After appearing in the short-lived sitcom Gidget, and then toiling for three years on the hit series The Flying Nun -- a show she absolutely hated and denounced as "drivel" -- Sally Field thought she would never be taken seriously in Hollywood. But after appearing in several telefilms -- as well as another short-lived series, The Girl With Something Extra (she has little good to say about co-star John Davidson) -- she managed to win an Emmy for the multiple personality drama Sybil, and then went on to garner two Best Actress Oscars for Norma Rae and Places in the Heart. She also received accolades for playing Mary Lincoln in Lincoln, and won another Emmy for her role in the TV series Brothers and Sisters. But Field's private life wasn't so successful. In between two marriages to men she admitted she wasn't really in love with, she had a long-term relationship with Burt Reynolds, a control freak and (in my opinion) long-time asshole (he deemed Field the "love of his life," however; his first wife was Judy Carne). She had a very problematic relationship with both her biological father and her mother, actress Margaret Field [The Man from Planet X], who divorced her husband to marry actor Jock Mahoney [Tarzan's Three Challenges] and eventually developed a drinking problem. Field claims that Mahoney molested her continuously for several years when she was a minor, but he would only admit to her mother that it was one drunken incident. (After Lex Barker -- who was married to Lana Turner -- Mahoney is the second actor to play Tarzan who allegedly molested a step-daughter.) Trying to be a good mother to her three sons, and (in her eyes, at least) failing more often than not, she couldn't quite avoid the mistakes her own mother made. In Pieces is an extremely well-written memoir, full of honest reflection and in-depth ruminations on life, career, and loves, as well as the usual dose of movie star self-adsorption. Field doesn't spend as much time on her films as one might have hoped, but there's plenty of meat in here for people who want to know the inside life of a movie star and for aspiring actors who are hoping to follow in her footsteps.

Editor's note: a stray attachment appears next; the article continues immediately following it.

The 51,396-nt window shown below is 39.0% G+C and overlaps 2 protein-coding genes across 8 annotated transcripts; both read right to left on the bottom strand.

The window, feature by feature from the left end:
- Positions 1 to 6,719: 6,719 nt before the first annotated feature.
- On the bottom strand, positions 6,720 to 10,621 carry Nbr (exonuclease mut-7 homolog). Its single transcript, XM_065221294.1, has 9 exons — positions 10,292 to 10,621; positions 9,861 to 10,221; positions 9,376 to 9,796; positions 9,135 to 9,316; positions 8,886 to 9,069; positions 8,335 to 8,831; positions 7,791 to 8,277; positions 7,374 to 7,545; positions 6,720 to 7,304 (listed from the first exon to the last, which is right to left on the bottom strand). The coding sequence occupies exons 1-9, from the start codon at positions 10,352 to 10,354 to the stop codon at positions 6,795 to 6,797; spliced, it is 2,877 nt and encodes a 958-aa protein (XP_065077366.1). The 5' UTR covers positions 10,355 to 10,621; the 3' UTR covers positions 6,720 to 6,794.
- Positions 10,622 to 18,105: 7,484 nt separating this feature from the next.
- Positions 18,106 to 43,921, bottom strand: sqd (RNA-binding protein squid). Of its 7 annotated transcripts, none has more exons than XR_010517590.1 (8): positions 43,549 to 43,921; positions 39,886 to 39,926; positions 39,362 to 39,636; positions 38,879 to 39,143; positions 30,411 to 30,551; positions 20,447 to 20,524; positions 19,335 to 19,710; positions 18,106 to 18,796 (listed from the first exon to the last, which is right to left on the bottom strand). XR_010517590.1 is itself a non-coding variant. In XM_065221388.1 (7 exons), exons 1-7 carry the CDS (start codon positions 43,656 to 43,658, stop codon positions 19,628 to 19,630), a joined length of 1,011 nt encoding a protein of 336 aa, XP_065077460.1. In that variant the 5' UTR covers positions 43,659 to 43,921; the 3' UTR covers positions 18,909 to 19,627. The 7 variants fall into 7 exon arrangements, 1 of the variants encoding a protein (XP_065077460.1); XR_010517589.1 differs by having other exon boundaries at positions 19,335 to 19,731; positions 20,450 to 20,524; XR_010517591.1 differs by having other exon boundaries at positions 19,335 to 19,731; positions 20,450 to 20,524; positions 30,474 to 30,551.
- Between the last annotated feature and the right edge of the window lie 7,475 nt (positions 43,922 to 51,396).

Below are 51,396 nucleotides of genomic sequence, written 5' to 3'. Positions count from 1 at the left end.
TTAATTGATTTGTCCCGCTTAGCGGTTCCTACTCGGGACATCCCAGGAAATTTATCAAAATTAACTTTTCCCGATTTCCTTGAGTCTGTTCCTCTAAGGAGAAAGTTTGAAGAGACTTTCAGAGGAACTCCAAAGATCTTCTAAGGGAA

Verdict: Thoroughly absorbing page-turner proves that Field can write as well as act. ***1/2.